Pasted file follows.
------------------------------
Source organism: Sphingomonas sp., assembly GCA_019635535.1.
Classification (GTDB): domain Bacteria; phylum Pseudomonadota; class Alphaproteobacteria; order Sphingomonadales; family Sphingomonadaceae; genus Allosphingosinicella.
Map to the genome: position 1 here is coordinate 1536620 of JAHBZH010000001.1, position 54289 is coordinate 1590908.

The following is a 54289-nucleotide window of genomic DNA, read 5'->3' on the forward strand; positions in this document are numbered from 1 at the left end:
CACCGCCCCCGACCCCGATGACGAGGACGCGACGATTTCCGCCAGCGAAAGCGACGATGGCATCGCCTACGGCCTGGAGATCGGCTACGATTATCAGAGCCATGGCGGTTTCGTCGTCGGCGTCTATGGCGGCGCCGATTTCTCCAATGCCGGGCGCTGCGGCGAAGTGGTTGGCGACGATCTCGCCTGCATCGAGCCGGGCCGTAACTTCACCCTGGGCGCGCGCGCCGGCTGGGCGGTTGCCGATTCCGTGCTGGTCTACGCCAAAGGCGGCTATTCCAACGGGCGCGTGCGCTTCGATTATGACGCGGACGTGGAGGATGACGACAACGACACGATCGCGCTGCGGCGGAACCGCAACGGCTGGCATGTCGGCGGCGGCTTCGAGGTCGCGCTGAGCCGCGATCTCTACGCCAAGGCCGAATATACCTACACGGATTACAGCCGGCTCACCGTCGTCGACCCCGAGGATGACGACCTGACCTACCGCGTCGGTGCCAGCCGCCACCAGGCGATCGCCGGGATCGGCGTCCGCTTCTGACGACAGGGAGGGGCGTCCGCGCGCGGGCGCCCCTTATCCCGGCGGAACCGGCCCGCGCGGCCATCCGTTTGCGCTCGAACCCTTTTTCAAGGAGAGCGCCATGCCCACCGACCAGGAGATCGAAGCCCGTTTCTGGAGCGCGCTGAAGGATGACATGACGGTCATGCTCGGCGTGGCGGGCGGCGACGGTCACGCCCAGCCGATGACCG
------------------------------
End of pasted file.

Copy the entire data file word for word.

Source organism: Sphingomonas sp., assembly GCA_019635535.1.
Classification (GTDB): domain Bacteria; phylum Pseudomonadota; class Alphaproteobacteria; order Sphingomonadales; family Sphingomonadaceae; genus Allosphingosinicella.
Map to the genome: position 1 here is coordinate 1536620 of JAHBZH010000001.1, position 54289 is coordinate 1590908.

The following is a 54289-nucleotide window of genomic DNA, read 5'->3' on the forward strand; positions in this document are numbered from 1 at the left end:
CACCGCCCCCGACCCCGATGACGAGGACGCGACGATTTCCGCCAGCGAAAGCGACGATGGCATCGCCTACGGCCTGGAGATCGGCTACGATTATCAGAGCCATGGCGGTTTCGTCGTCGGCGTCTATGGCGGCGCCGATTTCTCCAATGCCGGGCGCTGCGGCGAAGTGGTTGGCGACGATCTCGCCTGCATCGAGCCGGGCCGTAACTTCACCCTGGGCGCGCGCGCCGGCTGGGCGGTTGCCGATTCCGTGCTGGTCTACGCCAAAGGCGGCTATTCCAACGGGCGCGTGCGCTTCGATTATGACGCGGACGTGGAGGATGACGACAACGACACGATCGCGCTGCGGCGGAACCGCAACGGCTGGCATGTCGGCGGCGGCTTCGAGGTCGCGCTGAGCCGCGATCTCTACGCCAAGGCCGAATATACCTACACGGATTACAGCCGGCTCACCGTCGTCGACCCCGAGGATGACGACCTGACCTACCGCGTCGGTGCCAGCCGCCACCAGGCGATCGCCGGGATCGGCGTCCGCTTCTGACGACAGGGAGGGGCGTCCGCGCGCGGGCGCCCCTTATCCCGGCGGAACCGGCCCGCGCGGCCATCCGTTTGCGCTCGAACCCTTTTTCAAGGAGAGCGCCATGCCCACCGACCAGGAGATCGAAGCCCGTTTCTGGAGCGCGCTGAAGGATGACATGACGGTCATGCTCGGCGTGGCGGGCGGCGACGGTCACGCCCAGCCGATGACCG